minimalist [hardware] that is typically in chrome or nickel. People
are starting to do those in oil-rubbed bronze and antique brass.
When I first saw that order come thought, we actually called up the
customer because we thought it was a mistake,” he laughs.
Stark contemporary styling with an antique finish plays into the
“minimalist traditional” idea of design.
The re-emergence of chrome as an upscale material is the major
story in finishes, those surveyed agree. Elsewhere, satin nickel
still remains popular a new classic that’s in it for the long haul.
The same can be said of oil-rubbed bronze, a finish some once
thought might be a fad. “Old World finishes have staying power,”
notes Bitterman, who also cites antique brass and antique nickel as
up-and-comers. Antique copper and weathered finishes were also
mentioned as options for clients who want something different.
Jerry Abel cites THG’s rhodium and platinum tones as a richer,
deeper finish analogous to chrome, while Avi Abel likes gun metal,
which is similar to pewter, but darker. Manufacturers point out,
however, that the one down side of going with a very exotic finish
is finding all of the desired hardware and accessories in a bath,
in a matching shade, since the “suite” approach is still a must for
Including non-traditional materials in bathroom hardware and
accessories is also an upscale, adventurous trend. Morea cites “the
mixture of organics into bath hardware, which is a real throw-back
to the late ’60s, when Modernism was taken back by the hippie
generation and natural was ‘in.’ However, our generation of
consumers is putting it all together organically, but with lots of
Wrought iron remains an up-and-comer, though manufacturers
disagree as to its staying power. “It’s called the bird cage,
because it’s twisted to look like one of those finch cages,” says
Pratt. “Matte black is in; that’s a finish that’s come aboard
Jacobs, on the other hand, thinks wrought iron’s turn in the
bathroom limelight is a fad. “Things should shine,” he believes.
“Hygenically, things should reflect cleanliness, and some of the
darker finishes don’t.”
The perfect accessory
What’s the one bathroom accessory consumers want these days? How
about, “all of the above.” The number and kinds of bath accessories
available today increase seemingly by the hour, with more variety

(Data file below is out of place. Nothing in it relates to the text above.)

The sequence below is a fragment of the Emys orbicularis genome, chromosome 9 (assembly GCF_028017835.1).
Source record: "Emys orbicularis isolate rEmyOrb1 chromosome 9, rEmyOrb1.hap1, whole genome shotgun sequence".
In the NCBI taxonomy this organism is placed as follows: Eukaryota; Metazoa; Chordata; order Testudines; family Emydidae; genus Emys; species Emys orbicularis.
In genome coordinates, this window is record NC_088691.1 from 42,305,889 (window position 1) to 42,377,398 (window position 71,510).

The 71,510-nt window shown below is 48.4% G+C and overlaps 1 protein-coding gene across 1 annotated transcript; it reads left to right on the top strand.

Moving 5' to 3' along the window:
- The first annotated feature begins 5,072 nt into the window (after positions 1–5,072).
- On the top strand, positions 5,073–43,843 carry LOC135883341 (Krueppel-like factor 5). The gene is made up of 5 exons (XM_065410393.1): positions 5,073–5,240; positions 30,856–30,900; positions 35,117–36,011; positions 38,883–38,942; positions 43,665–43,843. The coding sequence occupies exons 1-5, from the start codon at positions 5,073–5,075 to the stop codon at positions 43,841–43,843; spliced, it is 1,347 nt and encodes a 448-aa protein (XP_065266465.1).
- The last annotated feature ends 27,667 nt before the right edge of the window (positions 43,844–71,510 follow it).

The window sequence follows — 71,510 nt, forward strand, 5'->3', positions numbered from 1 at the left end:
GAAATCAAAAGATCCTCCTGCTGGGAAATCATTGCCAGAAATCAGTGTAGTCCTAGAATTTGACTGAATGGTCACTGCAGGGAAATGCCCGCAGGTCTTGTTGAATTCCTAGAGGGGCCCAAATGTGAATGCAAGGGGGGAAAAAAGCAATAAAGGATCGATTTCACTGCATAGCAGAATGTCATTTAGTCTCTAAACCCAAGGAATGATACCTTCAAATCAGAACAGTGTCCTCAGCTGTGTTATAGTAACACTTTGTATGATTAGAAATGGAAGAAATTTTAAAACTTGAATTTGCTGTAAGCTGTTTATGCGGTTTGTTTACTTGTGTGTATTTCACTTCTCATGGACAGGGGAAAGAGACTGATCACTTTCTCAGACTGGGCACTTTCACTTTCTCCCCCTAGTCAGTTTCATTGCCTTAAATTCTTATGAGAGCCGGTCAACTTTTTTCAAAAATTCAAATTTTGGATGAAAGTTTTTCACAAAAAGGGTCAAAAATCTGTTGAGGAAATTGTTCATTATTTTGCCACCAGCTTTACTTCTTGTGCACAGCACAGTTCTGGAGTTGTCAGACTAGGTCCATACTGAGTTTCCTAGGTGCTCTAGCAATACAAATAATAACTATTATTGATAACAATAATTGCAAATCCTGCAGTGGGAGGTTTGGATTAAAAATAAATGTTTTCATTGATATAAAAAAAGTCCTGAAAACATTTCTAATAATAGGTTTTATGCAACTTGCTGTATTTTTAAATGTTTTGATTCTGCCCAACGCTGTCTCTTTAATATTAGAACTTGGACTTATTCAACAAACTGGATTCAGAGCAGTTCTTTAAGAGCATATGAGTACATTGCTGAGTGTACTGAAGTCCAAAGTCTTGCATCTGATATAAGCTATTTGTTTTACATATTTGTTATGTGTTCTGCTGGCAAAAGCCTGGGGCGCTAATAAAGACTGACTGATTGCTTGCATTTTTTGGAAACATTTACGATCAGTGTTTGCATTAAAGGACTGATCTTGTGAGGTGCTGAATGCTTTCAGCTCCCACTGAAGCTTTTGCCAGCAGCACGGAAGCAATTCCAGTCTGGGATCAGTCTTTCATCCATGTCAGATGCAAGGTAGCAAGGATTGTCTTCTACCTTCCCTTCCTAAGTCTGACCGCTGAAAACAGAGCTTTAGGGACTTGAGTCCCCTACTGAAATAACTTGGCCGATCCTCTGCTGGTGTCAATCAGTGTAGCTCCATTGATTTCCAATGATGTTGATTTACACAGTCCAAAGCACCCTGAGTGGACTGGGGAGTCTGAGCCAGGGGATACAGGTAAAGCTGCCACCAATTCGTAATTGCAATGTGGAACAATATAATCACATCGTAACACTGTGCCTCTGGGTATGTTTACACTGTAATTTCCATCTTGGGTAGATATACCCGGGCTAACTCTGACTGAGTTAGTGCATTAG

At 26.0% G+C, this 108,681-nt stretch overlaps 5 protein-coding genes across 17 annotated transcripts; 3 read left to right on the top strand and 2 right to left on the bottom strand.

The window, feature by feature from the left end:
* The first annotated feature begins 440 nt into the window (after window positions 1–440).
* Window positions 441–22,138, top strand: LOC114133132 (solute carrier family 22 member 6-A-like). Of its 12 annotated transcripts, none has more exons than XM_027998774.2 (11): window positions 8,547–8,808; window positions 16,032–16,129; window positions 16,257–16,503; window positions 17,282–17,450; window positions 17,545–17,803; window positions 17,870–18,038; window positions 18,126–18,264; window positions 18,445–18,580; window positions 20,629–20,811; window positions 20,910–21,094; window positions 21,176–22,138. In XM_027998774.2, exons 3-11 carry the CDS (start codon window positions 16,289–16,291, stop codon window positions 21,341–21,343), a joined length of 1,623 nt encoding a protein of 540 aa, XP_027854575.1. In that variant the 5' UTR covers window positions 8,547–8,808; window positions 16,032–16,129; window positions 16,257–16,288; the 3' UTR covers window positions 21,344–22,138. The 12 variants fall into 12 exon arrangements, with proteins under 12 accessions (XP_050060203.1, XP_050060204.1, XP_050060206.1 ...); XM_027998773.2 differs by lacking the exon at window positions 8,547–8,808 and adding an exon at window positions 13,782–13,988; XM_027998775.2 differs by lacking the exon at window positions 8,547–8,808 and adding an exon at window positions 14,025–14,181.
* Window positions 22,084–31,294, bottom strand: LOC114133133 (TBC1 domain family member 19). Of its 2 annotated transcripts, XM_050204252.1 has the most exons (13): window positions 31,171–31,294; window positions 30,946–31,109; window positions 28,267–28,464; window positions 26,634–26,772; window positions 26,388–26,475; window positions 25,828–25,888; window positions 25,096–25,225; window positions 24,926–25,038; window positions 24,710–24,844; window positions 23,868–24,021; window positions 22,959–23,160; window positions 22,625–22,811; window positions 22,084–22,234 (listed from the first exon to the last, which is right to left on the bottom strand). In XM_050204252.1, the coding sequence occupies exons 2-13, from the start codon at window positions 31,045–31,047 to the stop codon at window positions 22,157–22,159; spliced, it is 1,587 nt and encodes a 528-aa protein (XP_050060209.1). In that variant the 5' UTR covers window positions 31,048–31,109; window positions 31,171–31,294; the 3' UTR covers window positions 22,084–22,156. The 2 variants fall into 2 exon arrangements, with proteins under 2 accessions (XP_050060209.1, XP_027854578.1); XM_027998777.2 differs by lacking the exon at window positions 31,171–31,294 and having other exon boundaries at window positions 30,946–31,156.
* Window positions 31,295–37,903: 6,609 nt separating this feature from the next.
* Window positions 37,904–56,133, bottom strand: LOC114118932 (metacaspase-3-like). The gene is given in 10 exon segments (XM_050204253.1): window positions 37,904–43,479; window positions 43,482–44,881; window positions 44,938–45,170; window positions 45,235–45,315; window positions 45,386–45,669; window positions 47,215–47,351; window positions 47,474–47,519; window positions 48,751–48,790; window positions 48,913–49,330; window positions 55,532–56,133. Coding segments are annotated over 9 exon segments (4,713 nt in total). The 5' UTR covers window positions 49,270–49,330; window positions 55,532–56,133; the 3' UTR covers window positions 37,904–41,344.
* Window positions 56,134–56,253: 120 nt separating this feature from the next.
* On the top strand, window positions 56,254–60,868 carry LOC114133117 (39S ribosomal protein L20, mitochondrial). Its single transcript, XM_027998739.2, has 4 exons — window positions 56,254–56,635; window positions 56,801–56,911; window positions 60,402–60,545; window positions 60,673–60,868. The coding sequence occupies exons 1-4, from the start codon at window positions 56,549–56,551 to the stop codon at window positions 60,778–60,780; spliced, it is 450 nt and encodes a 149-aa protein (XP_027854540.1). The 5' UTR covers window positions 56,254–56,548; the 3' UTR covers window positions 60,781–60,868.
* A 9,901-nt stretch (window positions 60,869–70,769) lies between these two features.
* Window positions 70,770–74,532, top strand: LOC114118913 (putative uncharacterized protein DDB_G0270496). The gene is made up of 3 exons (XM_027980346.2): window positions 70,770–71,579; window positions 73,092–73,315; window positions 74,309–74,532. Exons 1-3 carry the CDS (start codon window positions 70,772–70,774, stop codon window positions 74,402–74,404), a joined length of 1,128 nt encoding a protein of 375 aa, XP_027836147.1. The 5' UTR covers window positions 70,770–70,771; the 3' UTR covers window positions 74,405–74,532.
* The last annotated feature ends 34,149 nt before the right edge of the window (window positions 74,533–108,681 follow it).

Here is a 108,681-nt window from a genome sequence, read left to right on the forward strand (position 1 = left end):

of products and styles than ever.
Overall, high quality is the important thing, even in the
mainstream market, manufacturers agree. “Luxury products are really
taking hold, and they’re moving down market,” says Bickler. “The
trend [in the shower] is away from the plastic and the vinyl coated
wire. People are expecting more, they see the options out there and
they’re looking for something that’s closer to those options.”
The formerly lowly shower caddy is now a stylish, well-produced
storage unit that can also be used outside of the shower, notes
Watermark’s Abel. “People are putting them next to vanities, where
you get a shaving mirror, a wire basket and a cup holder for your
toothpaste [all in a] design matching the faucets, beading detail,
Ginger’s shower shelves are also designed to do double duty.
“They’re flat shelves meant for wet areas of the shower, but you
could also use them in the kitchen. They’re a very clean,
minimalist look,” says Bickler.
Shelves outside of the shower are a growing category as well,
especially decorative glass shelves that strengthen the matching
“suite” look of a group of bath accessories. This is a particularly
popular addition for the Art Deco “1920s NYC hotel room” look.
Along those lines, THG’s opulent Art Deco line includes door
accessories and an elegant bathtub with exposed drain assembly.
Other new accessory lines also take their cues from upscale
hotels. Bickler cites her company’s hotel-style towel shelves,
which provide elegant extra storage above a toilet. Similarly, Deco
Lav’s Kurstin cites “multi-function valets, that [consumers] can
put a newspaper or magazine on, or put their jacket on.”
Bitterman says decorative toilet tank levers are also a rapidly
Another overlooked category? Matching brackets to hold up the
mirror over the vanity, notes Avi Abel.
In other accessories, the standards toilet paper holder, towel
bars and rings in several sizes, robe hooks, cup holders remain the
biggest sellers. Bickler notes that “soap dispensers have become
big and are probably supplanting the traditional soap dish.”
In general, “accessories are going thin and petite,” thinks
Pratt. “[The trend is] definitely slight, fine lines.”
He concludes, “I think the biggest driving force is that the
accessories have become affordable. Before, to get any sort of
styling you had to go into very, very high-end kitchen and bath
showrooms. Now, they’re really available in a mass market.”